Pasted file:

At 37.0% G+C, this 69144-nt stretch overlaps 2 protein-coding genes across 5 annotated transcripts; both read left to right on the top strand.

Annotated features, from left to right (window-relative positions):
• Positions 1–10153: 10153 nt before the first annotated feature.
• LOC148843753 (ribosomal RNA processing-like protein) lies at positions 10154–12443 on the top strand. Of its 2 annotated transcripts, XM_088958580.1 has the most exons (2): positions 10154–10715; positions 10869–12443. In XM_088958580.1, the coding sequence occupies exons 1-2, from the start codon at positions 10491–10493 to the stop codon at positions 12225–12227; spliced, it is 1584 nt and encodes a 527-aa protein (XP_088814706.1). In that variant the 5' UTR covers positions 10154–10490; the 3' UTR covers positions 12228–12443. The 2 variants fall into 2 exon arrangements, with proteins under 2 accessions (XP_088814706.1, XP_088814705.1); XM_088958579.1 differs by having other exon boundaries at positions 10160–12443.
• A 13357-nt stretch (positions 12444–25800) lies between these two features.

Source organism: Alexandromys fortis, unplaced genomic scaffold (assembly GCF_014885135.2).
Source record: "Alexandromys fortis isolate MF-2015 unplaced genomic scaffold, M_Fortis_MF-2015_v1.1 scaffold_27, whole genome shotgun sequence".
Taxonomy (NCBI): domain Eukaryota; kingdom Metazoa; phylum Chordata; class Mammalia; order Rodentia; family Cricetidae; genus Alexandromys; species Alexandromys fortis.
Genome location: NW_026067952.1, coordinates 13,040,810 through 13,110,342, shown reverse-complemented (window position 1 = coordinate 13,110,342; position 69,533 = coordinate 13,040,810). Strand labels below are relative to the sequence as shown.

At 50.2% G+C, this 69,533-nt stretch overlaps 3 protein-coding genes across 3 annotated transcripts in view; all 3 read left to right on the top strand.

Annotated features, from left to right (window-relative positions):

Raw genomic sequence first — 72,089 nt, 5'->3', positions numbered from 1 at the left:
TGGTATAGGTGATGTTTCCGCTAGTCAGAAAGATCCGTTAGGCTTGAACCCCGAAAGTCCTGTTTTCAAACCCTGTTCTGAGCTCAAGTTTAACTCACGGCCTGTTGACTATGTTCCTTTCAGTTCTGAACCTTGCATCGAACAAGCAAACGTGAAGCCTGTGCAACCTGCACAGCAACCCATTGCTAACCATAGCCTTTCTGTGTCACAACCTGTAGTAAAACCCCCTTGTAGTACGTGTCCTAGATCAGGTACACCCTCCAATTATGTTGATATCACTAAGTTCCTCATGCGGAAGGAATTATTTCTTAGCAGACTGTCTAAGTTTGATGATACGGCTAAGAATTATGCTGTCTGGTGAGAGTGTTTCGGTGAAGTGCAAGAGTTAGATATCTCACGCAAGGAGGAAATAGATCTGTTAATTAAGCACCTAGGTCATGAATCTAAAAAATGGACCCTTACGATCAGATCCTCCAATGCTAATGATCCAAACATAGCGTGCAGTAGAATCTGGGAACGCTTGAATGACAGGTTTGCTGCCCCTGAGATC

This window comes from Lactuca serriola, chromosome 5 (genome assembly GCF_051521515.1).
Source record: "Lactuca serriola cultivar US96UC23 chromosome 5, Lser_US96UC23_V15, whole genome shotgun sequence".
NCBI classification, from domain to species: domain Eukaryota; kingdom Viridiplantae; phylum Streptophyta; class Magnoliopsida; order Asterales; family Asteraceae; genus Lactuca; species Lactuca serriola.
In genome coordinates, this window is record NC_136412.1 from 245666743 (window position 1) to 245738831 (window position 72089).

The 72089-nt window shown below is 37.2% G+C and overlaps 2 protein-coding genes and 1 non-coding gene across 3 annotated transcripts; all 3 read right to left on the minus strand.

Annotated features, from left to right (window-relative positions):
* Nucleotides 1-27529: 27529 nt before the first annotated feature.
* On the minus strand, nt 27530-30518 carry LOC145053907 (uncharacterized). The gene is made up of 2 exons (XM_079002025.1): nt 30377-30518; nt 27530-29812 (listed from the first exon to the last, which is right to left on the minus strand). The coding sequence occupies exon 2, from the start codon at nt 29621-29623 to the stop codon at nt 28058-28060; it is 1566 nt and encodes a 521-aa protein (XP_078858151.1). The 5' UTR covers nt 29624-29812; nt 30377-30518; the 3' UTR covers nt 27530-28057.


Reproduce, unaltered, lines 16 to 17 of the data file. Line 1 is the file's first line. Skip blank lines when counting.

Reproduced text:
NCBI classification, from domain to species: domain Eukaryota; kingdom Viridiplantae; phylum Streptophyta; class Magnoliopsida; order Asterales; family Asteraceae; genus Lactuca; species Lactuca serriola.
In genome coordinates, this window is record NC_136412.1 from 245666743 (window position 1) to 245738831 (window position 72089).